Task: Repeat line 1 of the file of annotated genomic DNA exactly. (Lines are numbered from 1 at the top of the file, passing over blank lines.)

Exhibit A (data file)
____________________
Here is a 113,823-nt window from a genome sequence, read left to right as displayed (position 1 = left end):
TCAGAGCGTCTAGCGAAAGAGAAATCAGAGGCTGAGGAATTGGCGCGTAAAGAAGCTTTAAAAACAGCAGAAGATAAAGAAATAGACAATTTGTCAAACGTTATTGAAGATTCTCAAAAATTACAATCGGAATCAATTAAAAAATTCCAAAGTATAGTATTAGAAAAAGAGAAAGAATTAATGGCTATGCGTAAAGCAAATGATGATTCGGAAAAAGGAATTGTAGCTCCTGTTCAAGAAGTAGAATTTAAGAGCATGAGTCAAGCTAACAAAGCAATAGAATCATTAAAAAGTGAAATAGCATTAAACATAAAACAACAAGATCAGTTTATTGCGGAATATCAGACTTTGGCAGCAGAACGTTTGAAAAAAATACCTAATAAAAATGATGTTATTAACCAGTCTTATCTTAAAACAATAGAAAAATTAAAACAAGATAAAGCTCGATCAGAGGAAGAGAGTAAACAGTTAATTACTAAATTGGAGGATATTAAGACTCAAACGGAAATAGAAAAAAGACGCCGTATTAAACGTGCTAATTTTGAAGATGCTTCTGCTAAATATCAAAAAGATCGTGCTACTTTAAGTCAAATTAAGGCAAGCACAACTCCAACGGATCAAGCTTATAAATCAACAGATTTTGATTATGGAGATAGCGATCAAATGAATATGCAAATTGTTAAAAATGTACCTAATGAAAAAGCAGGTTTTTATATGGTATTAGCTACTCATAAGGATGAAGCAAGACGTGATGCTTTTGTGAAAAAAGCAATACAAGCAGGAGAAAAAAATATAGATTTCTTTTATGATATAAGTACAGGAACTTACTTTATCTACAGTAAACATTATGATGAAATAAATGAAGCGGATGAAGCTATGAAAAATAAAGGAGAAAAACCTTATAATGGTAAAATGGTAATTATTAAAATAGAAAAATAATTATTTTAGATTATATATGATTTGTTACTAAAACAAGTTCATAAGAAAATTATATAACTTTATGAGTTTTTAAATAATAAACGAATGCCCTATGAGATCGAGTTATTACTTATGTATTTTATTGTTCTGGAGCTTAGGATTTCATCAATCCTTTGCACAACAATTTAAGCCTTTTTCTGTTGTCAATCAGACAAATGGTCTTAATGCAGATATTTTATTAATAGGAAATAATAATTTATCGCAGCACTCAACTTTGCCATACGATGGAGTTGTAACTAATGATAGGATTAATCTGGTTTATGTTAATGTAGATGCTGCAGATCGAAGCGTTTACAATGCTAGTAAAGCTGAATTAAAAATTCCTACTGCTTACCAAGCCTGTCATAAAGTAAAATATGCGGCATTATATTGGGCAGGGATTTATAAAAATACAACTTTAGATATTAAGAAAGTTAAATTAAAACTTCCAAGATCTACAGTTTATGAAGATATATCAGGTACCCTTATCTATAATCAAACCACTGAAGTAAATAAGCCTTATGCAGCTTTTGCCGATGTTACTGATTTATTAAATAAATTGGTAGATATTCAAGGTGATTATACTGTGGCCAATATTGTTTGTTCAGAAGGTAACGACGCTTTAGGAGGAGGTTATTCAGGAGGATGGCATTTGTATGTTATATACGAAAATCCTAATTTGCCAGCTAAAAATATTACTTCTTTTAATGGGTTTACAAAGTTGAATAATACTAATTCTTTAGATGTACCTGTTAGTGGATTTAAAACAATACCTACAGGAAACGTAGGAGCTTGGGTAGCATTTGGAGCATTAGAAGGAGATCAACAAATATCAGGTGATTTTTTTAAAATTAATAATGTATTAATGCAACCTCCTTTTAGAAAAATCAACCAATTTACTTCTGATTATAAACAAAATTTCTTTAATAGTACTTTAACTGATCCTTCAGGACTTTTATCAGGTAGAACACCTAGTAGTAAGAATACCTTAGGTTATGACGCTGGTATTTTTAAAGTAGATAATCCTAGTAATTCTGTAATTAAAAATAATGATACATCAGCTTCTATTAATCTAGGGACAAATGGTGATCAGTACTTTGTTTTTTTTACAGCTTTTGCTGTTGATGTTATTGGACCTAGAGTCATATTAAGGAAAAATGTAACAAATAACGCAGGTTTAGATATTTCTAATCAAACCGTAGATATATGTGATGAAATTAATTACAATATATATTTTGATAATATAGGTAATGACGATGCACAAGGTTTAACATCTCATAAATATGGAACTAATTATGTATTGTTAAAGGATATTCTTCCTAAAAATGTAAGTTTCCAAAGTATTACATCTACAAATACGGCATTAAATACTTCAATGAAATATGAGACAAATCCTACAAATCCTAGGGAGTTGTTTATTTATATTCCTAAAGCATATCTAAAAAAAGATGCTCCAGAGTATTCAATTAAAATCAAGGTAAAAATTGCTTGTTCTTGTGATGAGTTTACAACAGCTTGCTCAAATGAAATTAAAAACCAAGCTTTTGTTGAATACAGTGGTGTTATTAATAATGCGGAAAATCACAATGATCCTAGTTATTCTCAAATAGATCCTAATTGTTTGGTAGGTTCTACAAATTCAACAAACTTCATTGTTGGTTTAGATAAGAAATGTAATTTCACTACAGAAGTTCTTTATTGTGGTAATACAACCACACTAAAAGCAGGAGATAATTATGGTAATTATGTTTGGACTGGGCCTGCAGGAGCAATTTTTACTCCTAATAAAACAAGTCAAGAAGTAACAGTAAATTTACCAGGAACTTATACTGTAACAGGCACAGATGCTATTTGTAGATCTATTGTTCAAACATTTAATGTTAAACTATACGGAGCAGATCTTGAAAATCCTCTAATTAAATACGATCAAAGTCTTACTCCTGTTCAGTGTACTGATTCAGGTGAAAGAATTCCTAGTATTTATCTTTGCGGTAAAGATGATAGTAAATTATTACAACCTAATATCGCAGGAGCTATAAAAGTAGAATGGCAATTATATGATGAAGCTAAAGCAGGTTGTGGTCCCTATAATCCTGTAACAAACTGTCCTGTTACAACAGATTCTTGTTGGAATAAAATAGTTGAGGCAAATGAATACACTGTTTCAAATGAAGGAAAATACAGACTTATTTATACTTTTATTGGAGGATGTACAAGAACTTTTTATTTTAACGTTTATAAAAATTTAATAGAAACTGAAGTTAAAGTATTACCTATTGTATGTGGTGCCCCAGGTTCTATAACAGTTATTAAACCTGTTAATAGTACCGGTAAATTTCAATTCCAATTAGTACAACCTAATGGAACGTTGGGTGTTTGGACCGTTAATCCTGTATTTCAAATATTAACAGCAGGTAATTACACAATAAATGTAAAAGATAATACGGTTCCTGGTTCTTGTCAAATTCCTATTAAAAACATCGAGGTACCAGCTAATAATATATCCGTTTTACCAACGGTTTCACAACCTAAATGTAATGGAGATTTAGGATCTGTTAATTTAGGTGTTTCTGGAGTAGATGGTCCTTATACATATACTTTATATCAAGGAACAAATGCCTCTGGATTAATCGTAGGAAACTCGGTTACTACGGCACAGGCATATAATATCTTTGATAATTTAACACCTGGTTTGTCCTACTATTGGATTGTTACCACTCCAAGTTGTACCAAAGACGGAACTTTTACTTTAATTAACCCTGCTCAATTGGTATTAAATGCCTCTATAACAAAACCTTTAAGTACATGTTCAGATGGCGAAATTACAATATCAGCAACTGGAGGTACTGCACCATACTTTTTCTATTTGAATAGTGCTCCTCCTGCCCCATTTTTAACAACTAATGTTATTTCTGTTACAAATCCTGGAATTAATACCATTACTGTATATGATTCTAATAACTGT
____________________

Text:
Here is a 113,823-nt window from a genome sequence, read left to right as displayed (position 1 = left end):